Just as an aside, my husband has continually contested the accuracy of any and all thermostats wherever we happen to be. Just to check the accuracy of our own, I've invested in several other little room thermometers. Unfortunately for his perspective, they all agree. He's convinced they're all wrong. Yes, each and every one of them. I'm convinced it has something to do with perceived temperature and actual temperature. Then, top that with what level of physical activity we're experiencing at any given moment.
And that's not to mention hot flashes. They're an entirely different entity. If you experience them, you know what I'm talking about. If not, well . . . Maybe one day you'll be so blessed to have first hand experience. For you, I hope it is a brief encounter. My stint with this blessing has been on-going for more than 20 years, if I remember accurately. Let's see: My young son is almost 22. The hot flashes started not long after his birth . . . My OB said, "Naw. Not hot flashes--you're just about 40 and having to run after a toddler. That's all." I'm afraid that explanation doesn't hold water now. Actually, it didn't then either, as far as I was concerned!
So, just to be sure you understand: I'm not complaining about the weather. It will ALWAYS change. Sooner or later, it will change. Residents in several locals will say, "Hey, if you don't like the weather here, just wait five minutes." It's all good! I'm still smilin'--and because it's so warm today, my smile isn't frozen on my face. Either.
Blessings to all you who are freezing as well as to all you who are melting with the weather you're currently experiencing. I promise, it will change. Sometime! Don't know when, but it will change!
Tuesday, January 20, 2009
Before going to bed last night, I thought: you've got this new tool, why not try it out? So, I did. I like it! I've not yet worked on the "brush" part yet, but I shall. I think the "brush" end will work more easily on the backs of teeth spaces than the "pick" end did for me.
According to label instructions, these nifty little tools can be rinsed after use and replaced (I believe they mean discarded) when the bristles are worn. AND, as you can see, they come in a convenient little plastic case (with a small mirror on the back of the case--which I didn't make available for you to see. Sorry.) to tuck in a pocket or purse for when you're on the go.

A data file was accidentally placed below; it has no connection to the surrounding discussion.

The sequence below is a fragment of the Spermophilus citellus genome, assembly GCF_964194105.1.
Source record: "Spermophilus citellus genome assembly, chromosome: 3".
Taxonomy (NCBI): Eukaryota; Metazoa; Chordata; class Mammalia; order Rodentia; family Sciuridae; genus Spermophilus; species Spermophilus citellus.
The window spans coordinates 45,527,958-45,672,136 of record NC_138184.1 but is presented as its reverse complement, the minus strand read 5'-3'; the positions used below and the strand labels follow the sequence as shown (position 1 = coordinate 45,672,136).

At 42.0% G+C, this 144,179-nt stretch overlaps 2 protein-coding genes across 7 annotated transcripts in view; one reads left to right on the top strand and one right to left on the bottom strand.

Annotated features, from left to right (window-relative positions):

So, check it out. I'm really excited that someone (over at DenTek I'm guessing) came up with this ingenious package of dental tools!
Monday, January 19, 2009
She's almost 82. Her hair color is natural, which she's very proud of--particularly since her four younger siblings all "went white" long ago. In fact, her only sister--12 years her junior--began going white at 17 and was completely white by 35. I love my Mom. She was really good to me and taught me many things of value as I grew up. She had her problems, as everyone does, but now, since she's been a widow for just over ten years, she's really struggling with the changes that have come into her life. (In this picture--taken back in July 2008--she's listening intently to my oldest brother telling her something at family gathering.) I mean no disrespect to my Mother in any way, as I mention some of the issues she's dealing with currently. Age and changes in one's life often are met with resistance. We're all human, of course, and meet these challenges differently.
There are several negative things I’ve seen that seem to be fairly consistent in elderly people I’ve encountered over the years. Some are family members, some are not.
As their bodies and minds age creating a multitude of physical limitations, they regress somewhat in taking responsibility for themselves—while demanding others do things they should be doing for themselves.
- They become very ego-centric
- They fight those family members who try the most to help them
- They often refuse to do those things that would most help them live a fuller, healthier life